Hair & Beauty Magazine

Hot Button Topic: Cruelty-Free Natural Fur Products? Give Me a Break!

By Makeupchicliterarygeek @DoriaJM
Before you read this I want to let you know that this is definitely a "hot button" topic and it may be something you disagree with. If you're sensitive or easily offended by someone else's choice, it's probably best not to read on. Please refrain from leaving negative comments. Disagreeing with me is absolutely fine, but being rude about it is not. I'd like to discuss something that has always really bothered me and that I come across constantly. This is my opinion and my opinion only, so please don't feel as though I'm telling you what you need to do or not do ;)
I'd like to go on record saying that I find the term "cruelty-free animal fur" any oxymoron. If you're like me and struggling with your preference for natural fur brushes despite your convictions about fur then own it, why cover it up by saying, "They don't kill the animal for its fur so it's cruelty-free"? To me, living in a cage is cruelty :/
I'm working hard to move over to all vegan brushes, but it's taking time because I find some of my natural fur brushes simply out-perform the synthetics I've tried (and I've tried A LOT). I am proud to say that I have not bought a natural fur brush in over a year, but I haven't switched out all of my natural fur brushes for synthetic ones yet, unfortunately. When I see things like natural fur brushes and mink lashes with the term "cruelty-free" smattered all over them it makes me nuts. Let's not pretend, it is what it is. I feel like saying, "Either own it or switch, but let's not cover it up by easing our consciences with a silly term that doesn't truly apply."
Let's be serious, I don't think they have a giant wildlife refuge for mink or badgers across hundreds of acres native to where you'd find mink/badgers where the caretakers lovingly call to the wild mink or badgers who come bounding into their arms where they allow them to gently brush them for their hair. Odds are, these poor little guys are at fur farms where they're in small cages going nuts and where people come in, rip them from their cages, brush them fast, then throw them back in to rot. And what happens when these little guys get older and their fur is not longer young and lovely? Are they put in a mink or badger retirement home where they spend the rest of their lives in the lap of luxury as payment for their services? Doubt it. In trying to uncover more about where these cruelty-free fur farms are I seem to be hitting virtual wall after wall. If a company came forward and showed where their "cruelty-free" fur came from and it truly was cruelty-free I'd be elated! Absolutely over-the-moon elated! But it seems as though the term "cruelty-free" and some slick marketing as to why their fur is cruelty-free is where the buck stops.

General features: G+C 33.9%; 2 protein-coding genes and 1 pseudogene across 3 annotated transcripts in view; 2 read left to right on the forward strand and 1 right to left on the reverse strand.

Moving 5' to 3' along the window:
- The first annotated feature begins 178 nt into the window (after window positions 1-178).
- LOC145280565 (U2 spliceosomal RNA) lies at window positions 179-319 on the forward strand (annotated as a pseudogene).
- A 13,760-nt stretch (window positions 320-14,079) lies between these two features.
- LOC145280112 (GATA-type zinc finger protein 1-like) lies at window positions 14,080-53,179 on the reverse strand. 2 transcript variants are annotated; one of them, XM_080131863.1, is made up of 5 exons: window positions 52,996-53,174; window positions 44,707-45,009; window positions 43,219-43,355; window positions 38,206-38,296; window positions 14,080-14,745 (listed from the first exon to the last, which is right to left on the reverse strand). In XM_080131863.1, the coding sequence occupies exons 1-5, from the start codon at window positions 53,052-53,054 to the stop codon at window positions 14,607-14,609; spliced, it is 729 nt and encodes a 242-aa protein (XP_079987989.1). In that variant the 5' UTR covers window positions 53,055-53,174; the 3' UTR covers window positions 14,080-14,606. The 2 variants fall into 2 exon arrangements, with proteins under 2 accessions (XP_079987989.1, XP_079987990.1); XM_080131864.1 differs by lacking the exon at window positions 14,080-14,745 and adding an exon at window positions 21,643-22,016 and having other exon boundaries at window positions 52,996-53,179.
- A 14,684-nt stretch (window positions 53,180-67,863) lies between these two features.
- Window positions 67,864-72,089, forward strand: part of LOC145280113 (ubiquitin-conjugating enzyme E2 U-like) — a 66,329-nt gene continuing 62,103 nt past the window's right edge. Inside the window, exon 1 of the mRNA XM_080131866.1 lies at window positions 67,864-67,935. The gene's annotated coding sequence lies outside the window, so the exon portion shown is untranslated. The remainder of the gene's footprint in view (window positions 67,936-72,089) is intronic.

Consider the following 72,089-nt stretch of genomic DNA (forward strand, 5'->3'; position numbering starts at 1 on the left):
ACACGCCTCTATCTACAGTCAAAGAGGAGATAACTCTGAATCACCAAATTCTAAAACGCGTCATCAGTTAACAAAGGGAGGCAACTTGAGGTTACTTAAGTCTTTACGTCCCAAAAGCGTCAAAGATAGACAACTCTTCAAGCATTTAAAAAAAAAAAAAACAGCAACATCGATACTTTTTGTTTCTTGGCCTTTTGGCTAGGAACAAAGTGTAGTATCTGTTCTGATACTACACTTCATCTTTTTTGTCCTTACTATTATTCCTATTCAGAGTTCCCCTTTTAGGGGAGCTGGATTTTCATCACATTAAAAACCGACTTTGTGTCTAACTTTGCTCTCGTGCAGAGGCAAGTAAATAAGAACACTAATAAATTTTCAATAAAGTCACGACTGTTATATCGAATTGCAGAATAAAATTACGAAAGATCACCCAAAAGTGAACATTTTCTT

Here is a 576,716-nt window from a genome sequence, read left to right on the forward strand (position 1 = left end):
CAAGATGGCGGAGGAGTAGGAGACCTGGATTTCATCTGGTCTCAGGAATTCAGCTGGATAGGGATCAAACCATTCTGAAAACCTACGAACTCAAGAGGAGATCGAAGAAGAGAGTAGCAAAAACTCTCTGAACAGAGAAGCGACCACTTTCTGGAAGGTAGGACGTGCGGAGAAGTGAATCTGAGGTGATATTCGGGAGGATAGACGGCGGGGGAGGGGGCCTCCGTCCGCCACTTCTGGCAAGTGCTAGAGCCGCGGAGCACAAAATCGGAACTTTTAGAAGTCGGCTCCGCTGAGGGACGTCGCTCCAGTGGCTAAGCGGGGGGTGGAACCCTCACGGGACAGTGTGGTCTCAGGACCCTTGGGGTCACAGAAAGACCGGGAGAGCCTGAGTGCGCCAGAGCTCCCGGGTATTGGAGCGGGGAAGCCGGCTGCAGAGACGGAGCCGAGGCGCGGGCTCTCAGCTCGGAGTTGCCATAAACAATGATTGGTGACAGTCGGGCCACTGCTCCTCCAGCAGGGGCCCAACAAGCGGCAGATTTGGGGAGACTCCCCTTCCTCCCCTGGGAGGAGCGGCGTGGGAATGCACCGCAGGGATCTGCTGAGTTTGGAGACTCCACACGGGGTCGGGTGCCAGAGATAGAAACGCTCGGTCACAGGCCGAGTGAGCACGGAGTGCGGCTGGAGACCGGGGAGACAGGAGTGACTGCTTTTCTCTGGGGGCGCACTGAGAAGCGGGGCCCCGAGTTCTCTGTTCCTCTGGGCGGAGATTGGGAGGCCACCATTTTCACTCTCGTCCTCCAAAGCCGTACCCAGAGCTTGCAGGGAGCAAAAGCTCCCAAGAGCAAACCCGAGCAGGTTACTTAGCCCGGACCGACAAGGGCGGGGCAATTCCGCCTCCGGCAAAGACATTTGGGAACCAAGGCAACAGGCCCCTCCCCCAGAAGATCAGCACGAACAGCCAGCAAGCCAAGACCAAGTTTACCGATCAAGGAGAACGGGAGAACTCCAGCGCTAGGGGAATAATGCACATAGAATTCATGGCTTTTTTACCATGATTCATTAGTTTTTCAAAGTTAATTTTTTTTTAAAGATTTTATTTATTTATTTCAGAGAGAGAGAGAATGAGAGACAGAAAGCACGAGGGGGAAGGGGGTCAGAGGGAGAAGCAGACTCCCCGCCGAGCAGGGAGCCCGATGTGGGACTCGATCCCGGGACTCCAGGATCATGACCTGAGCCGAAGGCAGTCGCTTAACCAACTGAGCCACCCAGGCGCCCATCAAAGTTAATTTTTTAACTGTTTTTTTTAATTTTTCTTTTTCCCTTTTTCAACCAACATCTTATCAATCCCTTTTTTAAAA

When it comes to animal testing I absolutely go out of my way to avoid companies that are known for testing on animals. Even drugstore brands like L'Oreal and Maybelline, despite some really fabulous product releases in the last year, are not things you'll find in my collection. My heart breaks over companies like UD choosing to sell in China and therefore complying with their animal testing laws for cosmetics. When will we stop selling our convictions for a dollar?
Again, this is my opinion. I truly believe everyone should make their own educated decisions and feel confident and good about them, so whatever you choose it's your life and your choice. I simply wanted to speak out about something I personally get frustrated with, particularly in the beauty industry.
You can read more about fur farms here (disturbing content).
This is an interested read, though graphic, for anyone wondering why people get so up-in-arms about fur.

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